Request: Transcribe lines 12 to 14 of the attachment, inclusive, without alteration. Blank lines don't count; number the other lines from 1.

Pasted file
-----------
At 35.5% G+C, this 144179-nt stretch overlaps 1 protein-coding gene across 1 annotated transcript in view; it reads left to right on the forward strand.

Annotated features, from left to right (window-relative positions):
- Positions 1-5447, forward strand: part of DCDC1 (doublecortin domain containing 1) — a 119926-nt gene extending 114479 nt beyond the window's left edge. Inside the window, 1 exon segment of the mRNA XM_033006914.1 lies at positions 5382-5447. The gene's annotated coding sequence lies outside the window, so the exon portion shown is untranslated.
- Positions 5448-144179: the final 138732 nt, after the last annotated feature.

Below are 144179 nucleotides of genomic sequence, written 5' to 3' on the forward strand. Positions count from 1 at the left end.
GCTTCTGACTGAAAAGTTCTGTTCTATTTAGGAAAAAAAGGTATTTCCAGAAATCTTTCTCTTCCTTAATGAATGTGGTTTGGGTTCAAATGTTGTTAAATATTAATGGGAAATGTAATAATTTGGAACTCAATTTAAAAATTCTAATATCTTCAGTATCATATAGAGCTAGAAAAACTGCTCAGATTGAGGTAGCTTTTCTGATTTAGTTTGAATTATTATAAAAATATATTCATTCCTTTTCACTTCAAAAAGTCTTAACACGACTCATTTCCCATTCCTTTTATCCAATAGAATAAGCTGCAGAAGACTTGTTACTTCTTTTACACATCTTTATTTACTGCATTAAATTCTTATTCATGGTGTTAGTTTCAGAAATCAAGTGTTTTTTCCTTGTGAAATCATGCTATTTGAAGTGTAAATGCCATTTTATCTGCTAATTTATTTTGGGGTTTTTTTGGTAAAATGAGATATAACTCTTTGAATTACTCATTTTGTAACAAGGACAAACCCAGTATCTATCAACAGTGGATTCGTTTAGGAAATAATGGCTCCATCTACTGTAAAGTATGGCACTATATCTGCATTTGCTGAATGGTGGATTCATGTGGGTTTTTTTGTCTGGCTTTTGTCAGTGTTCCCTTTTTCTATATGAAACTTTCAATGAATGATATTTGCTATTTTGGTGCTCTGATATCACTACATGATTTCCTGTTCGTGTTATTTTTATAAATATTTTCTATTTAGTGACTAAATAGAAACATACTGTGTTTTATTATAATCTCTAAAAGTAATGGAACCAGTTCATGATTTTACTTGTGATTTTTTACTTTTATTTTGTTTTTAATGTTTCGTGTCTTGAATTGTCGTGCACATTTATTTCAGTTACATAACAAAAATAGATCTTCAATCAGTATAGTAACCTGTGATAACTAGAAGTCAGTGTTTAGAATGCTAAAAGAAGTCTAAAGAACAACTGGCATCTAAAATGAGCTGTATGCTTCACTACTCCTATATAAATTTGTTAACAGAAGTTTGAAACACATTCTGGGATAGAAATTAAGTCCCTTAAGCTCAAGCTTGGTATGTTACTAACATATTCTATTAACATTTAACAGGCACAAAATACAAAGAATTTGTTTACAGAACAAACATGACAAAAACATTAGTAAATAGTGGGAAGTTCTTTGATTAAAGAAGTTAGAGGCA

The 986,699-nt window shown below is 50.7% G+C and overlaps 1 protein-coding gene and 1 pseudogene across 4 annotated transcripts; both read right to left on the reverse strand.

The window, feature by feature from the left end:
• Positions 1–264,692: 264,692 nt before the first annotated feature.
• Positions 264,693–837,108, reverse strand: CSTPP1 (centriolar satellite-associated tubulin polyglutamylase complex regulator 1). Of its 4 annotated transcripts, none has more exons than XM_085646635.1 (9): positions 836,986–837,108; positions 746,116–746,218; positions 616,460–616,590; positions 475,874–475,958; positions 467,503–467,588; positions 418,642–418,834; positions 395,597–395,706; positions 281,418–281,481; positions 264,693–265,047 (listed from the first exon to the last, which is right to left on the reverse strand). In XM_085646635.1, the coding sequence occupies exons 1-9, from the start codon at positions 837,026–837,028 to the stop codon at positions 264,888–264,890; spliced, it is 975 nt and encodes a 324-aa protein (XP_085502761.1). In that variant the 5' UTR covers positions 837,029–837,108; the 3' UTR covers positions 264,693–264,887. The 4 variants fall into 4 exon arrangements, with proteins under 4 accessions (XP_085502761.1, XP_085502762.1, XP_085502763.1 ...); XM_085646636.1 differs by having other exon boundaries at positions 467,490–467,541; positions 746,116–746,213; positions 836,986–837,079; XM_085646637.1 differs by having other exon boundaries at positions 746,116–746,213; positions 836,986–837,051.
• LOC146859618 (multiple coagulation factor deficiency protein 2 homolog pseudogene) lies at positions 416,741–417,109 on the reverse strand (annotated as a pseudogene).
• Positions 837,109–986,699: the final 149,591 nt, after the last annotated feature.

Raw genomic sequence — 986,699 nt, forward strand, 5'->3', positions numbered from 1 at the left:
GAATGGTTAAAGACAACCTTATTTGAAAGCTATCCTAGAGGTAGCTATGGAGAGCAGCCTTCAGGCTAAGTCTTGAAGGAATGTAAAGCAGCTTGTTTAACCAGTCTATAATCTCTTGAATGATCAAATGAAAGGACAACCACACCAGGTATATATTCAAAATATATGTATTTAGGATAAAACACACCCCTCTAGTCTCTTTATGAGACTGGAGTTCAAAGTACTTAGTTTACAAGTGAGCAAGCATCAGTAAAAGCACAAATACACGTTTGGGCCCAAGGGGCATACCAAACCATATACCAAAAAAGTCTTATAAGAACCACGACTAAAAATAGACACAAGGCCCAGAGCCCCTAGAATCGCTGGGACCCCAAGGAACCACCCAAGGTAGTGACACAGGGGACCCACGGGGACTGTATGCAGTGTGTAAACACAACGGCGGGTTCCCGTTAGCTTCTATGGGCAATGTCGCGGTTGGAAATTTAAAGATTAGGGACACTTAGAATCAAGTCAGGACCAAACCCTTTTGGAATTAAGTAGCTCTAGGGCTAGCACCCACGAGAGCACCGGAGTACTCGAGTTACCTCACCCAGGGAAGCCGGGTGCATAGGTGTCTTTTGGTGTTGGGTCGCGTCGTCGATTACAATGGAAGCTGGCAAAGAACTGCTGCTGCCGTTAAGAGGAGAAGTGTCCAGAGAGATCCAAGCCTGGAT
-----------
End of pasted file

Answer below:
• Positions 837,109–986,699: the final 149,591 nt, after the last annotated feature.

Raw genomic sequence — 986,699 nt, forward strand, 5'->3', positions numbered from 1 at the left:
GAATGGTTAAAGACAACCTTATTTGAAAGCTATCCTAGAGGTAGCTATGGAGAGCAGCCTTCAGGCTAAGTCTTGAAGGAATGTAAAGCAGCTTGTTTAACCAGTCTATAATCTCTTGAATGATCAAATGAAAGGACAACCACACCAGGTATATATTCAAAATATATGTATTTAGGATAAAACACACCCCTCTAGTCTCTTTATGAGACTGGAGTTCAAAGTACTTAGTTTACAAGTGAGCAAGCATCAGTAAAAGCACAAATACACGTTTGGGCCCAAGGGGCATACCAAACCATATACCAAAAAAGTCTTATAAGAACCACGACTAAAAATAGACACAAGGCCCAGAGCCCCTAGAATCGCTGGGACCCCAAGGAACCACCCAAGGTAGTGACACAGGGGACCCACGGGGACTGTATGCAGTGTGTAAACACAACGGCGGGTTCCCGTTAGCTTCTATGGGCAATGTCGCGGTTGGAAATTTAAAGATTAGGGACACTTAGAATCAAGTCAGGACCAAACCCTTTTGGAATTAAGTAGCTCTAGGGCTAGCACCCACGAGAGCACCGGAGTACTCGAGTTACCTCACCCAGGGAAGCCGGGTGCATAGGTGTCTTTTGGTGTTGGGTCGCGTCGTCGATTACAATGGAAGCTGGCAAAGAACTGCTGCTGCCGTTAAGAGGAGAAGTGTCCAGAGAGATCCAAGCCTGGAT